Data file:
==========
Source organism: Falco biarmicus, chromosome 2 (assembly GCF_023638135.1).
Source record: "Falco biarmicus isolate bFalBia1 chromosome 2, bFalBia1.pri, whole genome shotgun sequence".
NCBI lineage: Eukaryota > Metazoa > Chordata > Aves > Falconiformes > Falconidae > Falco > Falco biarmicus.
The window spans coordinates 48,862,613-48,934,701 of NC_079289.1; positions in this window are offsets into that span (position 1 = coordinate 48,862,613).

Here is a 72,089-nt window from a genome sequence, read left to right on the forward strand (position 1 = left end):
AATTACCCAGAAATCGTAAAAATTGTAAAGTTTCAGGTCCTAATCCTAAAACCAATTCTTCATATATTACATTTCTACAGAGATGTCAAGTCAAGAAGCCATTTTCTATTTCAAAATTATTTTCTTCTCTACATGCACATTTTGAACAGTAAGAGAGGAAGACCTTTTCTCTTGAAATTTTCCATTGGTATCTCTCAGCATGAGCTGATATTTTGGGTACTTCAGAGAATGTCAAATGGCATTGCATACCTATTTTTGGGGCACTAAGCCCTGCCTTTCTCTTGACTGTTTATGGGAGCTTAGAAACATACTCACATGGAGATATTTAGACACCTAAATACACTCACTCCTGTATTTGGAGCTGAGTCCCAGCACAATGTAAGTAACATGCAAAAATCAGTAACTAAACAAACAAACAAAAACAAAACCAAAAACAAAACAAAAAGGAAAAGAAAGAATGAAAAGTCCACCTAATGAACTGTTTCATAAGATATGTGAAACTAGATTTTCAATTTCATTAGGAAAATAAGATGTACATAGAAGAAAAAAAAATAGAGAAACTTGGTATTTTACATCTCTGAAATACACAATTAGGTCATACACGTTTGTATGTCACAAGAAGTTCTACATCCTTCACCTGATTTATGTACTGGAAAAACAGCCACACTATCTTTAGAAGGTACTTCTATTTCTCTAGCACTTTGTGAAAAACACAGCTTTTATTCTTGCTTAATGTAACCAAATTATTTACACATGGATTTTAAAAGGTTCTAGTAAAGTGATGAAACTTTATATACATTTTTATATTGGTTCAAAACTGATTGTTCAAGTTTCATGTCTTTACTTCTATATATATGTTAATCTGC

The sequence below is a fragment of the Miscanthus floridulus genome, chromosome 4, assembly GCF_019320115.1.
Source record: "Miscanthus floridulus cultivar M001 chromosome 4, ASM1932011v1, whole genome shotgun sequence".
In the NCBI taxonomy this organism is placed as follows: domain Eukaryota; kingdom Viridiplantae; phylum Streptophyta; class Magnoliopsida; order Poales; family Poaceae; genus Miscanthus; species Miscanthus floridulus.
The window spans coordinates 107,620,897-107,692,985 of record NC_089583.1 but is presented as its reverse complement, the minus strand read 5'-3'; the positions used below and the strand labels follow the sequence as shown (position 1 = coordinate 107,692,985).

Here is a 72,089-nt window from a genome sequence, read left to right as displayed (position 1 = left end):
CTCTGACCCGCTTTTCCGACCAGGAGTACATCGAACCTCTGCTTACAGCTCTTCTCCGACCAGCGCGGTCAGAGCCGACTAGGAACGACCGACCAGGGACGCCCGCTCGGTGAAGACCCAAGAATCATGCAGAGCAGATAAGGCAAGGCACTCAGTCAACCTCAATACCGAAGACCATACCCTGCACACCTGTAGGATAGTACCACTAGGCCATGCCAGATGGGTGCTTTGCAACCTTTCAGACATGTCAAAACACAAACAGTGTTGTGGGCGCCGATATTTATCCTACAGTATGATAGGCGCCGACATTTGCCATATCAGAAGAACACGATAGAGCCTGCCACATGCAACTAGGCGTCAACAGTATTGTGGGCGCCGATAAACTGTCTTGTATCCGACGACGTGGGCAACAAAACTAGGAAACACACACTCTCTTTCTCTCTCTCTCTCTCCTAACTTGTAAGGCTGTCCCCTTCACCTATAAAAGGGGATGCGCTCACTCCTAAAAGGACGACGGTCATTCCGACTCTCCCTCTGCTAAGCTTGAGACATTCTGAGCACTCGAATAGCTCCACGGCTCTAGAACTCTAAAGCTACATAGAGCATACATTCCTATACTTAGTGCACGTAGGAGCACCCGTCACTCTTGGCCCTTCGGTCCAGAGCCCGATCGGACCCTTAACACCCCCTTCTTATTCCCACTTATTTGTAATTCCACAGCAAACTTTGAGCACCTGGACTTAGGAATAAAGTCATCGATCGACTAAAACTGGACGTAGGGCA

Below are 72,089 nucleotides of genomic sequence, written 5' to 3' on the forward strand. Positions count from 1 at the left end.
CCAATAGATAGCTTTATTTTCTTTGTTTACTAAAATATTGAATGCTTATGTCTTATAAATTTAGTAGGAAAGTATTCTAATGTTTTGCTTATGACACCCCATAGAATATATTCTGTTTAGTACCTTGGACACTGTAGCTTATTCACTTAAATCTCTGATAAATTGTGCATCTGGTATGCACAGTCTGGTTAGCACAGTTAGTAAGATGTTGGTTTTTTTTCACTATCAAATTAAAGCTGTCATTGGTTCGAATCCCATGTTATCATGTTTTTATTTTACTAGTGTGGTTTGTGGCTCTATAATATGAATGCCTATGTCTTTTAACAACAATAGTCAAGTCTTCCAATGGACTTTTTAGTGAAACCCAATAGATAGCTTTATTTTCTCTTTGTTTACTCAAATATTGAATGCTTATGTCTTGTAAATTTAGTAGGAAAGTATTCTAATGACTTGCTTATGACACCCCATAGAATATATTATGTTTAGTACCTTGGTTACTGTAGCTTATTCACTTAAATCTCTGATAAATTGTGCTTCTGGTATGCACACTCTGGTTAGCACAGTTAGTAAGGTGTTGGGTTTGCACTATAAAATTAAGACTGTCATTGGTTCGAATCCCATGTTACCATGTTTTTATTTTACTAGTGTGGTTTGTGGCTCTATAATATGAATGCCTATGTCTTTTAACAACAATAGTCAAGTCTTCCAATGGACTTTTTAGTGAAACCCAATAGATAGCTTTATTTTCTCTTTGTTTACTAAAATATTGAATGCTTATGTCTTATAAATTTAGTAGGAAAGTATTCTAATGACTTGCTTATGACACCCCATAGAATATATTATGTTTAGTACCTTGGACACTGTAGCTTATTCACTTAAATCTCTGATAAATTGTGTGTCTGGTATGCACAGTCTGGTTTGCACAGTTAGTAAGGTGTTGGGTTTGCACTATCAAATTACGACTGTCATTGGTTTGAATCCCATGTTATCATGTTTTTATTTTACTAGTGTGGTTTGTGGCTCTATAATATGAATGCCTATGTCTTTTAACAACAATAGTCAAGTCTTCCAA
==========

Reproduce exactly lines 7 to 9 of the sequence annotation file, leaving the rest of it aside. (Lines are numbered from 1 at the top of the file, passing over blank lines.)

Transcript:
The sequence below is a fragment of the Miscanthus floridulus genome, chromosome 4, assembly GCF_019320115.1.
Source record: "Miscanthus floridulus cultivar M001 chromosome 4, ASM1932011v1, whole genome shotgun sequence".
In the NCBI taxonomy this organism is placed as follows: domain Eukaryota; kingdom Viridiplantae; phylum Streptophyta; class Magnoliopsida; order Poales; family Poaceae; genus Miscanthus; species Miscanthus floridulus.